A serious vulnerability in the Linux 2.4 kernel that allows users on a Linux machine to gain unlimited access privileges has been discovered, according to a security advisory posted by developers of the non-commercial Debian Linux distribution.
The bug affects versions of the Linux kernel prior to 2.4.23, and was the method used during a recent attack on Debian's servers, the advisory said.
In that attack four Linux servers that hosted Debian's bug tracking system, mailing lists and various Web pages were compromised.
The vulnerability could only be exploited by somebody who has already been given a user account on the Linux machine, and did not affect users of every Linux system, Linux creator, Linus Torvalds, said.
"It's a local-only compromise that you can't trigger from the outside," he said. "To most people, it would thus become serious only after you had some account hacked into - the bug then allows elevation of privileges."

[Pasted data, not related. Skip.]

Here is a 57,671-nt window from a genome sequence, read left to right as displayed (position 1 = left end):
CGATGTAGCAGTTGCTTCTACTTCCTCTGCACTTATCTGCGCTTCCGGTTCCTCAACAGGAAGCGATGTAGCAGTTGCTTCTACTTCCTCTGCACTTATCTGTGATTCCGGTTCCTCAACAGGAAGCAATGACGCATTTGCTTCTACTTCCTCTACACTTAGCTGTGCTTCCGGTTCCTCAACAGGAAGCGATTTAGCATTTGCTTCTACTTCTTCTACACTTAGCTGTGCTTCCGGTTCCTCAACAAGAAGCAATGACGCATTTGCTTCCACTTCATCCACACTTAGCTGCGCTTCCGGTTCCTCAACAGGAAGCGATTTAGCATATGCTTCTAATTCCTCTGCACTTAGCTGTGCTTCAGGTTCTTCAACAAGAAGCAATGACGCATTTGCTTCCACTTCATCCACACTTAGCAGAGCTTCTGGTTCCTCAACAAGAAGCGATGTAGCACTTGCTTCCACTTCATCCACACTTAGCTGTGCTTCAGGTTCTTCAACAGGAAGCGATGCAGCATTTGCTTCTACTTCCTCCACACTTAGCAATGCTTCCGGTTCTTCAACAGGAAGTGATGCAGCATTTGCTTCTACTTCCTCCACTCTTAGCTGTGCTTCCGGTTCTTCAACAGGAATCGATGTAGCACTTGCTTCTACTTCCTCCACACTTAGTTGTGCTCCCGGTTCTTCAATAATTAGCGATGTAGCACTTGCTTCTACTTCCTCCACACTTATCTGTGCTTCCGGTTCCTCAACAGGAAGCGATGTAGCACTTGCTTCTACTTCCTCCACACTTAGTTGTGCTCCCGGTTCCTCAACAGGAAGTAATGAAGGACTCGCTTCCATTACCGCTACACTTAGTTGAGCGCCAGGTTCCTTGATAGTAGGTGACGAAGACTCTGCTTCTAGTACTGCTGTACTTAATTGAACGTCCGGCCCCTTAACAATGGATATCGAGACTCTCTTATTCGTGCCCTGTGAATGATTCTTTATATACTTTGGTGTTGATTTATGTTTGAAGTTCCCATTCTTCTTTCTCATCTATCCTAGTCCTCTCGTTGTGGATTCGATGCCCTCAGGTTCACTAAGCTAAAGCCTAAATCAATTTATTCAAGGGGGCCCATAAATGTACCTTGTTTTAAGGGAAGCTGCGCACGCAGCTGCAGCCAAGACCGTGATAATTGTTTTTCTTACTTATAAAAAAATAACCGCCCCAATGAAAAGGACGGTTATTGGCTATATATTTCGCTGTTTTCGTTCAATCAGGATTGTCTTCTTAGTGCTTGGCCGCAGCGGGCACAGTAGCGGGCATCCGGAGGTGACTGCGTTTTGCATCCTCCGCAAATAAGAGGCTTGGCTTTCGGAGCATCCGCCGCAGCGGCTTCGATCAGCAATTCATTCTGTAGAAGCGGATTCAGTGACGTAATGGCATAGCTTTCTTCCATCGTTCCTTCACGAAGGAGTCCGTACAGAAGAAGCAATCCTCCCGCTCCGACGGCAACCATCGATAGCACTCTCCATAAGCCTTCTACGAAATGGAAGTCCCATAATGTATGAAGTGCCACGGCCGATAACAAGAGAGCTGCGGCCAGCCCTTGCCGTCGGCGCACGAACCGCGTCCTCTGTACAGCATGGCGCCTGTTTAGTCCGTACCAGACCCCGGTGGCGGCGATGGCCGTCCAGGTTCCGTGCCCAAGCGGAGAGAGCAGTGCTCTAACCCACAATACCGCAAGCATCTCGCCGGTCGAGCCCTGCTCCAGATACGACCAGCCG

The bug does not only affect Debian users, however. Any Linux user running a version of the kernel prior to 2.4.23 should contact their distribution provider to see whether a patch for the exploit had been made available, Torvalds said.
The problem was discovered by Linux kernel developer, Andrew Morton, in September, and was fixed in the 2.4.23 version of the kernel, but Linux distributors had been working to coordinate a release of a fix for the problem, said Dave Wreski, chief executive officer with Guardian Digital, the vendor of a secure Linux distribution.
"What all the hoopla is about is that Debian somehow let this patch that's been available for a month or two slip and got bitten by it," Wreski said.
This week, patches that corrected the kernel bug had been issued for a number of Linux distributions, including Red Hat, Debian, and Mandrake Linux.